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Grandmother's Humility

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The sun can still warm us as we reach our senior ages, but there is nothing to match a little help now and then.

The sun can still warm us as we reach our senior ages, but there is nothing to match a little help now and then.

Batter up...

This is not a baseball story. The batter in this case is a daily batch of biscuits my grandmother baked over the course of many years, for sons, self, and visitors.

My paternal grandmother Rosa Jasper lost her husband to congestive heart failure when he was in his early sixties.

They were a farm couple, with three sons, and farmed an apple orchard in central Maine which sent America's first apples exported to Scotland. Their oldest son carried on the apple business after my grandfather died. The middle son chose city life and a salaried existence.

My father was the youngest of the three sons. He chose to go to college and become a civil engineer, and later obtained a masters degree in engineering.

My widowed grandmother continued a repetitive daily routine the rest of her life, usually with an apron that seemed to stay on most of the day for the three meals a day she cooked, starting with those morning biscuits accompanied by meat, potatoes, vegetables (often ones she had canned), and canned or fresh fruits, or pies she baked.

She was the first one awake and up each morning to light the woodstove in the kitchen. She found some time in the afternoon to sit at the cleared kitchen table and read and sew. When she had finished washing the last dishes, pots, and pans for the day. She said goodnight and went to bed.

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She was loved, admired, and counted on for that daily routine. The apron protecting her self-laundered house dresses was her daily attire, unless it was Sunday when she dressed more formally for a worship service before changing back to the earlier attire and her cooking, sewing, and what a lesser person would have called drudgery.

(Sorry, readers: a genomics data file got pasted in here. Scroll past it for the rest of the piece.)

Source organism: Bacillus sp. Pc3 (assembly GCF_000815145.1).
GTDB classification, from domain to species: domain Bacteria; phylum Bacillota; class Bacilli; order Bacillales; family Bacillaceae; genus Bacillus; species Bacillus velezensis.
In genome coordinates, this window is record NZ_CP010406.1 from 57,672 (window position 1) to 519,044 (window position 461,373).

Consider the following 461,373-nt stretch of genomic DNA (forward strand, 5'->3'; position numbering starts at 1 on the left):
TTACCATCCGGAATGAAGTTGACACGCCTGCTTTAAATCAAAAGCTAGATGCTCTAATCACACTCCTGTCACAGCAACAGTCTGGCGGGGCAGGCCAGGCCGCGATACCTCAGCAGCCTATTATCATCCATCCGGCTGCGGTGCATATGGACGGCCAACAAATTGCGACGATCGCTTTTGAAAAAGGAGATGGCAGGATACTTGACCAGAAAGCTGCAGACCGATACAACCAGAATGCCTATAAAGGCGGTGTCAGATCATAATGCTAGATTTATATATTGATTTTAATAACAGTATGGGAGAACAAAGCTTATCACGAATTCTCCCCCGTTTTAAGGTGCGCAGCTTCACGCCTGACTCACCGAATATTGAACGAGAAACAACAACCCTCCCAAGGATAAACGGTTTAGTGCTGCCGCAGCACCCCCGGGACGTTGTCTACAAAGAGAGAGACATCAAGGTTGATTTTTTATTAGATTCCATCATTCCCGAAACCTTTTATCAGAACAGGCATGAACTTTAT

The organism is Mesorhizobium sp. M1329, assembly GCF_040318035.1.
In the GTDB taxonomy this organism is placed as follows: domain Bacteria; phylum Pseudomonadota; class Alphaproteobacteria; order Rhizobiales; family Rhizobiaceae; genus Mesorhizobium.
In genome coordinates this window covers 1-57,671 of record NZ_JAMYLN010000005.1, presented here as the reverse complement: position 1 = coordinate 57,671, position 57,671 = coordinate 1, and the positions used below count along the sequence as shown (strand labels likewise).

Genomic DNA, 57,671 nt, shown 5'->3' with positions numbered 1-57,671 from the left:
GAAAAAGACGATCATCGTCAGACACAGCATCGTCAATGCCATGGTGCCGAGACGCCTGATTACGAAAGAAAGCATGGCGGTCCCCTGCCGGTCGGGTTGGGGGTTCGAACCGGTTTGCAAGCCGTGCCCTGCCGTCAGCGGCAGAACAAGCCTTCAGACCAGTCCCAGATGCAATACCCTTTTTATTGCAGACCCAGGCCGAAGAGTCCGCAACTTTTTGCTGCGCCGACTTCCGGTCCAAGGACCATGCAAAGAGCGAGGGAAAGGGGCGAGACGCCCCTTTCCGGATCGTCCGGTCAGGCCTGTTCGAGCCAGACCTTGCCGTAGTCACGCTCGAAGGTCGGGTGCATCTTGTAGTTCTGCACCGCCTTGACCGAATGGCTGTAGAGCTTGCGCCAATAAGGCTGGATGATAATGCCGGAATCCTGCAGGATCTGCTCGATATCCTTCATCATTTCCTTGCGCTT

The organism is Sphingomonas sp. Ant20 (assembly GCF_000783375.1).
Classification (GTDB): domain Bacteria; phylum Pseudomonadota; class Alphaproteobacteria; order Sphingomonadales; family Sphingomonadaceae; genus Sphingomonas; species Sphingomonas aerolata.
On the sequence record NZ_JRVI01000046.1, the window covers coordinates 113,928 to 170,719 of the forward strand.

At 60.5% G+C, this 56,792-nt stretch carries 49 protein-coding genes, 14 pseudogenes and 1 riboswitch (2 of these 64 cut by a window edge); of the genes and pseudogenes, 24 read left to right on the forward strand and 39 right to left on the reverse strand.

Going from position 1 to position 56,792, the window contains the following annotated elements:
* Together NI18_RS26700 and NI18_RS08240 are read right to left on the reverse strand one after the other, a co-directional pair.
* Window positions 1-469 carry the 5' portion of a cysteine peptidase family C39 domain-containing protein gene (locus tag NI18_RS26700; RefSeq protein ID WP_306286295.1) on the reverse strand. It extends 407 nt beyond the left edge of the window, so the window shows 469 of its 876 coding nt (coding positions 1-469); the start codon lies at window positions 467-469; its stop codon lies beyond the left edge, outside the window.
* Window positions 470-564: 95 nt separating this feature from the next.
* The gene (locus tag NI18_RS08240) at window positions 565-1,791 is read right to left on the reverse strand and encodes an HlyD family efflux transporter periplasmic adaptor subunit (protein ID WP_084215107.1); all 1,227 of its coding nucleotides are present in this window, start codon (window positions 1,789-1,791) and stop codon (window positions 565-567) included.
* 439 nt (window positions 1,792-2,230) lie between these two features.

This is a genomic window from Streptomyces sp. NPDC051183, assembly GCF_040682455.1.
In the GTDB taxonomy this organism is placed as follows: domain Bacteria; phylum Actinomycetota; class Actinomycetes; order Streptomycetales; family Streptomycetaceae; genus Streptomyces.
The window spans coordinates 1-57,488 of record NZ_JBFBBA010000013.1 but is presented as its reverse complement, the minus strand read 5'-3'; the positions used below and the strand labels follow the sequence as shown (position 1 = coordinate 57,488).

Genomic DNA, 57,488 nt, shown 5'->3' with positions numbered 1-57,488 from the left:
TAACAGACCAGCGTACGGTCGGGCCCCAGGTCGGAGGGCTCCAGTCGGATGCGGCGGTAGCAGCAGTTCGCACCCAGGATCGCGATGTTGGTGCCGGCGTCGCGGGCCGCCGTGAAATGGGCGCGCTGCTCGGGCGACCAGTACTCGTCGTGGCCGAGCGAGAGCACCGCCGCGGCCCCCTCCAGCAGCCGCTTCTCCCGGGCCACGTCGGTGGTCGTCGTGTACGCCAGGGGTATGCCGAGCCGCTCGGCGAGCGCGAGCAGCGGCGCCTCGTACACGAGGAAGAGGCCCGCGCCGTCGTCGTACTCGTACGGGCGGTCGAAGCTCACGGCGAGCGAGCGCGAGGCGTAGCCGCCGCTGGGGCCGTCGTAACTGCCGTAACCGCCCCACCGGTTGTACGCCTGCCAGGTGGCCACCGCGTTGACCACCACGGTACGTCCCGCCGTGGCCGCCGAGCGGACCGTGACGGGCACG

As far as I know, those thoughts never entered her mind.

When we were able to gather together at Christmas time or for her birthday, we had a hard time choosing anything other than slippers and handkerchiefs we knew she would use and enjoy, as well as new aprons.

If we chose anything more personal, modern, or expensive, my grandmother would show her pleasure for our thoughtfulness, and the present was more than likely to be placed on a shelf, or in a closet, where it remained until the farmhouse finally burned down from an overheated wood furnace after she was permanently in an assisted living home.

Surely, just like the stored presents, my grandmother stored her treasures in Heaven, setting an example of humble, devoted, loving service I admire to this day.


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© 2022 Demas W Jasper

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